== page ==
The child at issue in tomorrow night's absorbing offering from "Nova" is Genie, a teen-ager who was taken from her parents in 1970 after spending most of her life in a sort of solitary confinement, strapped to a potty chair. Her father seems to have been at best a lunatic, at worst a sadist; her mother was apparently weak and frightened. When Genie (a pseudonym) was found at the age of 13, she could not speak and behaved in some ways like an animal.

In addition to stirring the compassion of Los Angeles child psychologists, Genie presented them with an opportunity for what was known as the "forbidden experiment." The hope was that her sad condition would enable researchers to test the thesis that the ability to speak a language must be learned by puberty if it is to be learned at all. (The perfect test, to keep a normal baby isolated during the so-called critical period before puberty, is of course forbidden.)

But the question raised in "The Secret of the Wild Child" has less to do with linguistics than with scientific ethics: Is it permissible or even possible for a researcher to act also as therapist or as surrogate parent? Was there an inherent conflict between trying to help Genie adapt to her new world and using her as material for investigation?

Unlike most "Nova" reports, this is not a tale of scientific achievement. The possibility that Genie was brain damaged or retarded from birth remained unresolved, so no definite conclusion could be drawn from her faltering efforts to speak words. Hopes rose when she learned to identify colors, but she never advanced further than a sentence like "What red blue is in?" Grammar was apparently beyond her.

The program makes cool judgments about the adults who converged on Genie. At least one of the people to whom she was entrusted seems to be driven by personal aggrandizement, and others do not seem to have been fastidious researchers. Even those with the most honorable intentions worked in sometimes conflicting directions.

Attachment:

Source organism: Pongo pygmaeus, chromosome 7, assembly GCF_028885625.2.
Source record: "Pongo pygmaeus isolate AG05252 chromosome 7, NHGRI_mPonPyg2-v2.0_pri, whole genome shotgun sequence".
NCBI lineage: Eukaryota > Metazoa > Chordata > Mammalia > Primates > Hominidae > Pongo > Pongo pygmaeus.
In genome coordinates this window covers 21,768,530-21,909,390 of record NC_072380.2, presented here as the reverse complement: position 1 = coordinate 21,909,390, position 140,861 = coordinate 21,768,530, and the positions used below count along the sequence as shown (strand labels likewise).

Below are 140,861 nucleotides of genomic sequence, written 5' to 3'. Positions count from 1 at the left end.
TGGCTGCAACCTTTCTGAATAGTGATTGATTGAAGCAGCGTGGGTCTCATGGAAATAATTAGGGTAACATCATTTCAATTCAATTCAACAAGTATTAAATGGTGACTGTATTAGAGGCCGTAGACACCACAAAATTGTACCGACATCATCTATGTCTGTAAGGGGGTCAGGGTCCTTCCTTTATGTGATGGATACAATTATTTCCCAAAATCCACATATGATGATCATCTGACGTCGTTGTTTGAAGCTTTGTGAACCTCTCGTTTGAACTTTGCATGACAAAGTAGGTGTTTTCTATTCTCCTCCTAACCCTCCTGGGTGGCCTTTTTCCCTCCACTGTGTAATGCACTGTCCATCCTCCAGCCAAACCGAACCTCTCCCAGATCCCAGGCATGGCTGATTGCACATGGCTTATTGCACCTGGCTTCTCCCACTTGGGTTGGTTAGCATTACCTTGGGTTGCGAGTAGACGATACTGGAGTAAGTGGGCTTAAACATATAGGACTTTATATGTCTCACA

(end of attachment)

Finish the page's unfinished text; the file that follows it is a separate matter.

Finally, after paying for years of unproductive studies, the National Institute of Mental Health cut off financing, and the researchers moved to other projects. Genie was relegated to foster homes, and her case wound up in the courts when her mother, of all people, sued the professionals involved for letting their testing take precedence over the girl's welfare.

The appealing qualities that all the researchers found in Genie come through in the pictures here, taken from hundreds of hours of videotape of the much-studied teen-ager. We root for her to succeed. But you will learn more about those who tried to help her or study her or exploit her than about Genie herself. Their secret is that they are human, too. NOVA The Secret of the Wild Child PBS, tomorrow at 8 P.M. (Channel 13 in New York) Written, produced and directed by Linda Garmon. Joseph McMaster, associate producer; Don Lenzer and Boyd Estus, cinematographers; Elmer Bernstein, music; Alexandra Anthony, editor. Produced by the WGBH/ Boston Science Unit in association with BBC, NDR International Hamburg and Nederlandse Omroepprogramma Stichting; Paula S. Apsell, executive producer; William Grant, executive editor. Narrated by Stacy Keach.

Photo: The teen-ager who is known as Genie has spent most of her life in solitary confinement. (Dr. Jay Shurley/Nova)